Apples to Apples is a physical card game designed by Matt Kirby. The target audience is broad as it is a party game, but the marketing and color choices appeal to casual, social gamers and families
The rules and procedure of the game are quite simple. Each round, a new player becomes the Judge and reveals a category card. Then, all other players anonymously submit a card in their hand that they feel best fits the category. The Judge then chooses their favorite card, and the player who submitted it gets the category card. The objective is to be the first player to get 7 category cards and that player is deemed the winner.
Thus, the main mechanics of the game are revealing the category, submitting the best fits, reading all the best fit cards, and choosing a winner. Each round of the game is one loop, where players can learn what types of cards different Judges like and hope to improve on their submissions in the future.
Additionally, taking turns being a Judge also offers a nice twist in the pace of the game. As a judge, everyone has different styles of cards they prefer. One person might prefer funny cards while another might prefer exacting definitions. This requires players to try to submit cards differently in each round. By having players take turns being the judge, it not only allows for everyone to have fun being the one in charge, but it also allows players to have to gear their selection differently in each round.
Types of Fun
The simple mechanics of the game allow for the game’s core type of fun: fellowship. Because the game is centered around interactions between players, the intended type of fun is fellowship. In order to win, a player must be chosen by other players (when they are the Judge) many times, emphasizing the reliance on fellow players; the core loop of the game requires fellowship, and the more one player understands the other players, the higher their likelihood of winning. Because fellowship is a necessity to win and the mechanics requiring a Judge to choose among the players every found, fellowship comes up naturally in the game and becomes fun.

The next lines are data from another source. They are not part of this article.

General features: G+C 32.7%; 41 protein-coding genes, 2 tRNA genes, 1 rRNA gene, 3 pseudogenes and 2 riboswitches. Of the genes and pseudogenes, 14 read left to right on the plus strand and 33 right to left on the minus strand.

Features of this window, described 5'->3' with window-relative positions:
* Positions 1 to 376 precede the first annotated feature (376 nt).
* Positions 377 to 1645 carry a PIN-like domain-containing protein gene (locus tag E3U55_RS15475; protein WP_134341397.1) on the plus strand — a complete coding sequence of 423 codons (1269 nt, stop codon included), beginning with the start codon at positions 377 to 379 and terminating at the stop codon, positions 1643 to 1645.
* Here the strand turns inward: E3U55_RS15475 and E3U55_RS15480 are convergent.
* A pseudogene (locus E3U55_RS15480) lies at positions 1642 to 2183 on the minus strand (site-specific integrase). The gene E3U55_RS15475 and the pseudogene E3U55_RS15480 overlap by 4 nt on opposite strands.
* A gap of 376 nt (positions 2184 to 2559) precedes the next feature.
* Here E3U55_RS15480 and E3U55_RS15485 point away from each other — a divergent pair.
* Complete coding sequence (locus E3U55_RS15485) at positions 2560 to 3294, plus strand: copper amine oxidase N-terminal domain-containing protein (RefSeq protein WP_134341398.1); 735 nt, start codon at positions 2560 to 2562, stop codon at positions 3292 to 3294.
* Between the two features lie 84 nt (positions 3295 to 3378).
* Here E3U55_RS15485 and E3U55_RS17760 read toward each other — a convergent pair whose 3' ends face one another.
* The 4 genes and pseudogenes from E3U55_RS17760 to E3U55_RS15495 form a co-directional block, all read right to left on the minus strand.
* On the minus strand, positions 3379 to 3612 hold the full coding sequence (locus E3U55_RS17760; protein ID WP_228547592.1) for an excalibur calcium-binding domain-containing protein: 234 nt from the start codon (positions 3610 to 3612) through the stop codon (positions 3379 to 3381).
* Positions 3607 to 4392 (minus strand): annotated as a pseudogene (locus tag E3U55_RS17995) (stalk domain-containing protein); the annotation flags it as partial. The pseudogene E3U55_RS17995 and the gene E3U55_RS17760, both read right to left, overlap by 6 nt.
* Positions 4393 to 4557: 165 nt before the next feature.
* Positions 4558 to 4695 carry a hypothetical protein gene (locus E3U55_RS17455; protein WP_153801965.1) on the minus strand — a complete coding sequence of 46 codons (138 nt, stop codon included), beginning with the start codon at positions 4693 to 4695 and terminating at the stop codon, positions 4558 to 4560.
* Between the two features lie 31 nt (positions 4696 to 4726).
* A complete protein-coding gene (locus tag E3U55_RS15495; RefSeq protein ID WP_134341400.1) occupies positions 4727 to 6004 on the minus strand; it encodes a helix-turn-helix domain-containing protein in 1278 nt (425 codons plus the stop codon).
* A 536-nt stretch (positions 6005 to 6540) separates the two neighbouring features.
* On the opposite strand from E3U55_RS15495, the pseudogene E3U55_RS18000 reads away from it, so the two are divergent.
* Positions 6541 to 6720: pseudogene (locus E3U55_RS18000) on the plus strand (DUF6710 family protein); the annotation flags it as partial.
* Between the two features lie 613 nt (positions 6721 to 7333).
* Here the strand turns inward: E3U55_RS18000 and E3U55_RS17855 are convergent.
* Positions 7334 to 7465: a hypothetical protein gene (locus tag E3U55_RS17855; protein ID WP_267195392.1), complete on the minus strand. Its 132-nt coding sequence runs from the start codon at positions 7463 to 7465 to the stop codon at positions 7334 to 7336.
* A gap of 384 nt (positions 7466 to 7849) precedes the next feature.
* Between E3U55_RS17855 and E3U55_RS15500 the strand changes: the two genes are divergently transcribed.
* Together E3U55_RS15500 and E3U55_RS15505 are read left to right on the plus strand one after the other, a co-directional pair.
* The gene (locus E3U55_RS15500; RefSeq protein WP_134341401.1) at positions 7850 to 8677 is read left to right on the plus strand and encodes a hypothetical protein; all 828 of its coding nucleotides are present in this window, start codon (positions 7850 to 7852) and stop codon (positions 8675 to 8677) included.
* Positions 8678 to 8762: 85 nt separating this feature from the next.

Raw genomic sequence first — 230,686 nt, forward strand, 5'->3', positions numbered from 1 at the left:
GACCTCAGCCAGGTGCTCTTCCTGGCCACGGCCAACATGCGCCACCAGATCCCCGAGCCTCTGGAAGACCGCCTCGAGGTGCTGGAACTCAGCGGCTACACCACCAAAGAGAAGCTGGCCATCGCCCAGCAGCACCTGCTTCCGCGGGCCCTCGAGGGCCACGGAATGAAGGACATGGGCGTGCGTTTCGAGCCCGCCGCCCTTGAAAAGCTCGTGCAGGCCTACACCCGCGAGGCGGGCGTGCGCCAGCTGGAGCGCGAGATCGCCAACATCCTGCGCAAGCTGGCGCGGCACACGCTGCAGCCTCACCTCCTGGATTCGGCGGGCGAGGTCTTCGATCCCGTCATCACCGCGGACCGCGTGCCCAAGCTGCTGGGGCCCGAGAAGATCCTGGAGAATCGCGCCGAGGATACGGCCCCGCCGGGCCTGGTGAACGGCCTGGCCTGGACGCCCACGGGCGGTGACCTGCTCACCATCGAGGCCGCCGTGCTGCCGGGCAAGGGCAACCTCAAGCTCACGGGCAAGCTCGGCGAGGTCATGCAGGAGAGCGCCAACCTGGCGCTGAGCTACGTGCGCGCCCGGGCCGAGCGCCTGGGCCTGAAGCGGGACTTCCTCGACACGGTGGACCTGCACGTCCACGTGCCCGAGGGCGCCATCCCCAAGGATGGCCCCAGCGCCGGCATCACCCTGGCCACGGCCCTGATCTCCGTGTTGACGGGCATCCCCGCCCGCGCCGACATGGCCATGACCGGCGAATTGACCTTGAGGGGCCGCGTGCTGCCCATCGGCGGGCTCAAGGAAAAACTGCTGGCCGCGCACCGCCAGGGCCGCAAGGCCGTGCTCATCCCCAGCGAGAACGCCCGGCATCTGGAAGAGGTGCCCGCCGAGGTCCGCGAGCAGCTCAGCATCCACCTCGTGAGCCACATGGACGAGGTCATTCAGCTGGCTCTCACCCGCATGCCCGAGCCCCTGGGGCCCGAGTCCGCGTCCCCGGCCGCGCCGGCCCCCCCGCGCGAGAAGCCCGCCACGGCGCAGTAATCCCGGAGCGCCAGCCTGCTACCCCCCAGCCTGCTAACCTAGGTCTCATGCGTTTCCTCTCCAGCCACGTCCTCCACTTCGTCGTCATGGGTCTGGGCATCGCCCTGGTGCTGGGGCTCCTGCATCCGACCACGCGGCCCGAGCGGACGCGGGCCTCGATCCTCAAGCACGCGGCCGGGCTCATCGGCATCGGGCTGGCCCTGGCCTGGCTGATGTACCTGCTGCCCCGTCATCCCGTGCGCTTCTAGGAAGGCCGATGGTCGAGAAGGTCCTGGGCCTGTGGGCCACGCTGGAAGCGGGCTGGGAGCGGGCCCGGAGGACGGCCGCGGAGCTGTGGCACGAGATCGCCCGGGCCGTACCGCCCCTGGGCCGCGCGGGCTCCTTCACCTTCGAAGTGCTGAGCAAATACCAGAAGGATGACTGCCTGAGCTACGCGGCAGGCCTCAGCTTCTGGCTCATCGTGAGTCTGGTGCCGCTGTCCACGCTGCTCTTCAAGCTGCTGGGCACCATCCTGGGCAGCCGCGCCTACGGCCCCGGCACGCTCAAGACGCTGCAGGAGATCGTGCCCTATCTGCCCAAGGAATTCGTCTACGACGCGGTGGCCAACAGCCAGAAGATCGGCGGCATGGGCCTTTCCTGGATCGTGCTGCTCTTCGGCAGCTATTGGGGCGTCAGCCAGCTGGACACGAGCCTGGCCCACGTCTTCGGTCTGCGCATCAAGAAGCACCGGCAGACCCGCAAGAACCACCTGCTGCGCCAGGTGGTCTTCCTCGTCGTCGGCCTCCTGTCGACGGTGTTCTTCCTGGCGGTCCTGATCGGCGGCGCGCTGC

The game became especially funny and entertaining when our group didn’t have many cards that suited the category well. We had to be creative or simply throw in a random card.
The surprise and hilarity of revealing the cards anonymously is the true secret to success in the game. Because all players submit their card anonymously and the Judge reads them one by one, it almost becomes a show. Watching the Judge react to the card you submitted is entertaining as well; did your joke come across? Did it seem like a good fit? The mechanics of this game come together to create the dynamics of a shocking reveal leading up to the crux of the conflict in each round: who wins the card?
Visual Design & Branding
The branding of the game is lighthearted. The choice of theming around the common phrase of comparing apples to apples is brilliant and clever; it’s fun and relatable to the target audience. Parents will remember the phrase, and the apple cartoon graphics appeal to children. The branding is bright and exciting with sharp reds and greens, mimicking its appeal as a party game. Finally, the font is thick and silly, highlighting its role as a family friendly game.
The only major criticism of the game that I have is that the rounds gets quite repetitive; there is only one loop to the game and it never changes. There are no surprises in the structure of the game, only in what players submit or Judges select. To further change the pace of the game and alleviate the repetitiveness, I would suggest including new (and rare) action cards that require players to change their hands. Some possible examples: pick up a whole new hand from the draw pile, switch cards with the player to your left, randomly pick 2 cards from another player). This would keep the main loop of the game but offer a new surprise mechanic to differentiate play and pace.
Apples to Apples is a game with extremely simple mechanics, but the designers cleverly chose anonymous submission of cards to create a suspenseful, surprising, and entertaining reveal in every round. Additionally, having every player take turns acting as the Judge offers variety to the rounds and allows different players the opportunity to be in charge and share their personality. Because every round is a different judge with a different category, the game never gets boring. We ended up playing three different full rounds of the game because we liked it so much, laughing the entire time.